A variant on the bosal design that is sometimes called a bitless bridle, but more often placed within the hackamore family, is called a sidepull. It has a noseband, usually of rope, rawhide or heavy leather, with reins that attach at the cheekpieces. It offers significant lateral control but limited stopping control.
The jumping cavesson, or jumping hackamore, seen in English riding, is a heavy noseband made of a cable covered with leather. It differs slightly from a sidepull in that the reins attach farther back, on either side of the jaw, rather than at the cheeks. It allows greater control of speed, but has less lateral control than a sidepull. A related piece of equipment, called the longeing cavesson or lungeing cavesson, is not used for riding, but rather for longeing (US) (lungeing (UK)), long-lining the horse from the ground, and vaulting. It consists of a heavy noseband with rings at the top and cheeks, held on by a sturdy headstall that will not slip when pressure from the line is applied. Both designs have antecedents in the classic cavesson utilized by European masters such as William Cavendish, and can be dated to the 17th century, and probably earlier.
Evidence of the concept of creating leverage by crossing the reins under a horse's jaw dates back just over 100 years. A bitted bridle with a cross-under design was patented by an individual with the surname McCleod in 1894. The first record of a cross-under bitless design that utilized nose, jaw, cheek and poll pressure, dates to the 1950s, about the same time that patents for the mechanical hackamore began to proliferate. It was developed by an individual with the last name of Grimsley, allegedly designed for a group of rodeo bulldoggers in New Jersey. In 1980, the crossunder principle was part of a design by an individual named Woodruff, who obtained a patent for a halter. The first cross-under bitless bridle that utilized jaw and poll pressure that was patented and filed with the U.S. Patent Office was a 1988 design credited to Edward Allan Buck. The "Dr. Cook bitless bridle" arises from the 1988 design, and the Cook design was patented in the United States in 2001. Another version of the cross-under jaw/poll pressure bitless bridle is called the Spirit Bridle.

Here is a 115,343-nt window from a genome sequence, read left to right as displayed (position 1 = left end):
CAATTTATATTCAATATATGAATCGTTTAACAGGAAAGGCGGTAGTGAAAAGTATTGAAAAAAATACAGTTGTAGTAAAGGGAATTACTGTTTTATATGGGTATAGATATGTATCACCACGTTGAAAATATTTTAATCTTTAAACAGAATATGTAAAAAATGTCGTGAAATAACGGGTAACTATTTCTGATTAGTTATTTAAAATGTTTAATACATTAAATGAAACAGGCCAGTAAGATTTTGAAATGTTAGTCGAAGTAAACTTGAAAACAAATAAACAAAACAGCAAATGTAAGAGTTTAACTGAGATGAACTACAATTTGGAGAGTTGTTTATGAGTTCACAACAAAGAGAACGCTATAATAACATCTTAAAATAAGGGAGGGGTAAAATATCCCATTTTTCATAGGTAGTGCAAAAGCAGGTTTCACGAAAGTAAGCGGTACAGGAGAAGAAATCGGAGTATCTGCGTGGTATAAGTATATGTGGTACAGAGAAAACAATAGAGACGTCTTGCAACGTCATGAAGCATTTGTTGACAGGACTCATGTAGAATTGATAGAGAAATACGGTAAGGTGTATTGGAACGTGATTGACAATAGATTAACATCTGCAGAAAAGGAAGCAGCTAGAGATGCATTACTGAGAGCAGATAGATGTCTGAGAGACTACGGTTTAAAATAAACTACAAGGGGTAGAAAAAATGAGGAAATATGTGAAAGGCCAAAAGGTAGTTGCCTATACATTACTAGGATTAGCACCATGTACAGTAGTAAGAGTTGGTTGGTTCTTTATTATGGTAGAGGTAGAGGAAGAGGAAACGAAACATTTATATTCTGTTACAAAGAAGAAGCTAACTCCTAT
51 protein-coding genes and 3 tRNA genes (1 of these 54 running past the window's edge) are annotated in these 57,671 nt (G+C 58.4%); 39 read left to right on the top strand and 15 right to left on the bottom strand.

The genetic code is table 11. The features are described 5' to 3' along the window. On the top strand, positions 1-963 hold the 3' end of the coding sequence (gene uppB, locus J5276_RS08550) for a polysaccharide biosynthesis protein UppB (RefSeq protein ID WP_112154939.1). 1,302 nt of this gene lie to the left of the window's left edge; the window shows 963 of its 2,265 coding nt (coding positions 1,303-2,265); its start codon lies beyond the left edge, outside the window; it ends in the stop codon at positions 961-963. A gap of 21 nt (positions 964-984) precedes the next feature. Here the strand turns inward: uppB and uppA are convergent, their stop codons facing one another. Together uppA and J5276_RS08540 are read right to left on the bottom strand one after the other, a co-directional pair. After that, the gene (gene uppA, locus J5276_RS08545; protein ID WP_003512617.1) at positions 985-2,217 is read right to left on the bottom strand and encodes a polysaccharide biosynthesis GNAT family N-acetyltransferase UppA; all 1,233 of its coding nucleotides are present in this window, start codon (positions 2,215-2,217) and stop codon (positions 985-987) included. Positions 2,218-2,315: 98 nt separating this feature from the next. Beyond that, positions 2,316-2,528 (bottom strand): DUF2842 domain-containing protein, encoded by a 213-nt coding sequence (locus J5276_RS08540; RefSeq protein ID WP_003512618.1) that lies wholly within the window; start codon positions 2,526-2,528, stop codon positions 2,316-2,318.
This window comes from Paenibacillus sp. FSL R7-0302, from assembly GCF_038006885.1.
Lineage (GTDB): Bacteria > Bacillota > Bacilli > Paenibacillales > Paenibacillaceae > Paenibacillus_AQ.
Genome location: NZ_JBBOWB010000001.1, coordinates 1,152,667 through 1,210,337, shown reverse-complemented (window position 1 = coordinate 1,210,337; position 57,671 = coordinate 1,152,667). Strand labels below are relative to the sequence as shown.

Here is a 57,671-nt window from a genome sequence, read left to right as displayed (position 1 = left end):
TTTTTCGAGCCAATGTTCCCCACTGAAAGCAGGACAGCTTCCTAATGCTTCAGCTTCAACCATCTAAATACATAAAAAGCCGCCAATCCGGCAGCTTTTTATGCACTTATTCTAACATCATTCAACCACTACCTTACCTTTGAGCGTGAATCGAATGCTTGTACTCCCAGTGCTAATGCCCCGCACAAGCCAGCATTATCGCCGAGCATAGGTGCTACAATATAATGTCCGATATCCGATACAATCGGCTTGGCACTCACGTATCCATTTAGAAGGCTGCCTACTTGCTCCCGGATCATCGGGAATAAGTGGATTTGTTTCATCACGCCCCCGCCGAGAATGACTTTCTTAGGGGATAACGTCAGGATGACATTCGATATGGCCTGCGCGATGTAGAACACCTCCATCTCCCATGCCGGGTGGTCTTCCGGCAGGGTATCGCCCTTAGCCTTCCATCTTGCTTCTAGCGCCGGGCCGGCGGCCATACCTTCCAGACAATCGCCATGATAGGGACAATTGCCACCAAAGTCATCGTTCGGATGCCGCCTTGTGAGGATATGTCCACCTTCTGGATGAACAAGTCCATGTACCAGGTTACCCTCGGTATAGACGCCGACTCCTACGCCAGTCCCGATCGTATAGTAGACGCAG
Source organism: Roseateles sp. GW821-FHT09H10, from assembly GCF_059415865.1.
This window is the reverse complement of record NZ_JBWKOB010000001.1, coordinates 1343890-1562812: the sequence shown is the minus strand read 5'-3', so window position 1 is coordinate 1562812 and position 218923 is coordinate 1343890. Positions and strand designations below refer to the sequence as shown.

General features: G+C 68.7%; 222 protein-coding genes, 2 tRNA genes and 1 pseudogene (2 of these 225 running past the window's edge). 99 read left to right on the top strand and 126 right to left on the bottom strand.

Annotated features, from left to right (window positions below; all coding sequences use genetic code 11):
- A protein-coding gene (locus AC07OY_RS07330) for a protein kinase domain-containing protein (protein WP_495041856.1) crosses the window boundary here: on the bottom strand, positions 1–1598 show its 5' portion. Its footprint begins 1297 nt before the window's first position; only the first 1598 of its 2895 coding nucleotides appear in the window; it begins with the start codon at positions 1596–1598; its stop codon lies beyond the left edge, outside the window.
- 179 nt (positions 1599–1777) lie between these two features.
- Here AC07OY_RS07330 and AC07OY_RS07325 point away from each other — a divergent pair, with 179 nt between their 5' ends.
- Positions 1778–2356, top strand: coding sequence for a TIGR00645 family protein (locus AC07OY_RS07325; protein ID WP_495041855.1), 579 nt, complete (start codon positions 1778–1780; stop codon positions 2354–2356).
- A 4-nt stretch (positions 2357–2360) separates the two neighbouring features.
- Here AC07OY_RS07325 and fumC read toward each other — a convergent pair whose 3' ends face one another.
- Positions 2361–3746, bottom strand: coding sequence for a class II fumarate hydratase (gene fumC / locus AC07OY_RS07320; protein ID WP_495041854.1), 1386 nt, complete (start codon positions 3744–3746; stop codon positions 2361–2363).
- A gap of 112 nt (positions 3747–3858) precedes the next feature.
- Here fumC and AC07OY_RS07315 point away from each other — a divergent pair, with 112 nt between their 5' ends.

The disadvantages of these designs are the long way the rein has to travel to apply pressure and the slow release, as the reins are guided through rings on the side and go back from there to the rider's hand. Even if the rider lets go of the reins quickly, the reins slide back slowly. The pressure on the cheek can also cause the horse to tilt its head to escape it.
Designs applying poll pressure
In a cross-under bitless bridle, each rein connects to a strap that passes through a ring on the left side of the noseband and subsequently crosses under the horse's jaw and up the cheek on the opposite side, goes behind the ear and join the opposite rein at the poll. Thus, pressure is applied to the bridge of the nose as well as to the branches of the lower jaw, cheek and poll joint.
Designs lacking poll pressure
On the Scawbrig (United Kingdom) or Meroth (Germany) bitless bridles, the reins connect to a strap that passes through a ring on one side of a noseband, under the chin, and attaches to the opposite ring. Thus, pressure is applied only to the bridge of the nose and the chin but not to the branches of the lower jaw, cheek or poll.
In a mechanical hackamore, also known as a hackamore bit, brockamore, and English hackamore, the reins attach to shanks (like bit shanks on a curb bit) that are attached between a noseband and a curb chain. As in a curb bit, the shanks apply pressure with leverage to the nose, jaw, and poll joint. This is not a true hackamore, nor a modern bitless bridle, but rather is a hybrid between a cavesson and a bitted bridle.
A European design, known as a "Gluecksrad" or "LG bridle," uses metal loops from the headstall to the reins to add leverage, though with less force than the shanks of a mechanical hackamore. It uses a metal wheel with six spokes, on which the headstall, noseband and chin strap are attached. The wheel turns slightly when the reins are drawn and creates some leverage, which makes it work like a mild mechanical hackamore. There are different ways to create different levels of leverage. With a chin leather strap it has a mild effect, with double chain a stronger effect. It has a quick release that is thought to make this design less claustrophobic to the horse than a cross-under.